At least ten people were killed and 41 others were wounded Monday in a car bombing on the outskirts of the Syrian capital of Damascus. The blast blew apart pieces of surrounding buildings in the Christian and Druze suburb of Jaramana.
Syrian state television said a "terrorist car bomb" was responsible for the deaths, which included women and children, near a bakery in the southeastern district controlled by loyalists fighting for President Bashar al-Assad.
The attack came in between fierce air strikes against the area by Syrian government warplanes determined to erase rebel targets in the capital. Chunks of concrete and other building materials dropped from surrounding balconies on to cars parked in the residential area of the attack.
A similar car bombing killed 15 people in Damascus on Friday, state media reported.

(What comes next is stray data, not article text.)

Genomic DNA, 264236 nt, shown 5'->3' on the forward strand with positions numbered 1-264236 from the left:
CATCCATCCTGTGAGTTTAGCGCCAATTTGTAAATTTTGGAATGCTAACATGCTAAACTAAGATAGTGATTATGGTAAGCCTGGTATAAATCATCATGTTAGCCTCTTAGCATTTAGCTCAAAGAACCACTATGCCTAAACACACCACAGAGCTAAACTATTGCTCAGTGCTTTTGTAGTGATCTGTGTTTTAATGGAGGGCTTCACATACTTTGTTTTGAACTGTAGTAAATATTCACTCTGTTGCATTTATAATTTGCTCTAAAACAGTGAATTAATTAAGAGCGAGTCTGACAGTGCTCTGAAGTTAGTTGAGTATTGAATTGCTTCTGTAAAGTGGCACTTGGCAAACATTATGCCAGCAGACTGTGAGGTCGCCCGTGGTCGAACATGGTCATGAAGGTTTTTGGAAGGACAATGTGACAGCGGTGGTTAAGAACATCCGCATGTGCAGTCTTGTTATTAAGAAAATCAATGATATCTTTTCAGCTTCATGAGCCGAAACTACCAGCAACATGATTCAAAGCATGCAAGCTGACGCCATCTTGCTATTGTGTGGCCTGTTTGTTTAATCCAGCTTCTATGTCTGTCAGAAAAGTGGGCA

The UK-based Syrian Observatory for Human Rights said at least six air raids were carried out on Damascus suburbs on Monday alone. It was to be the fourth and final day of a “ceasefire” between government troops and opposition fighters in observance of the Eid al-Adha Muslim holiday. But the so-called “truce” was violated nearly from the moment it was declared, a cynical prediction that had been made to media by officers from both sides at the start.
On Sunday, at least 150 people were killed, according to activists who said that some 35,000 people have died since the civil war broke out in March 2011.
United Nations Secretary-General Ban Ki-moon expressed his “deep disappointment” that the ceasefire had not held. “This crisis cannot be solved with more weapons and bloodshed,” Ban told reporters at a news conference in South Korea. “I remain committed to doing all I can to make this happen. As long as the international community remains at odds, the needs, attacks and suffering will only grow.”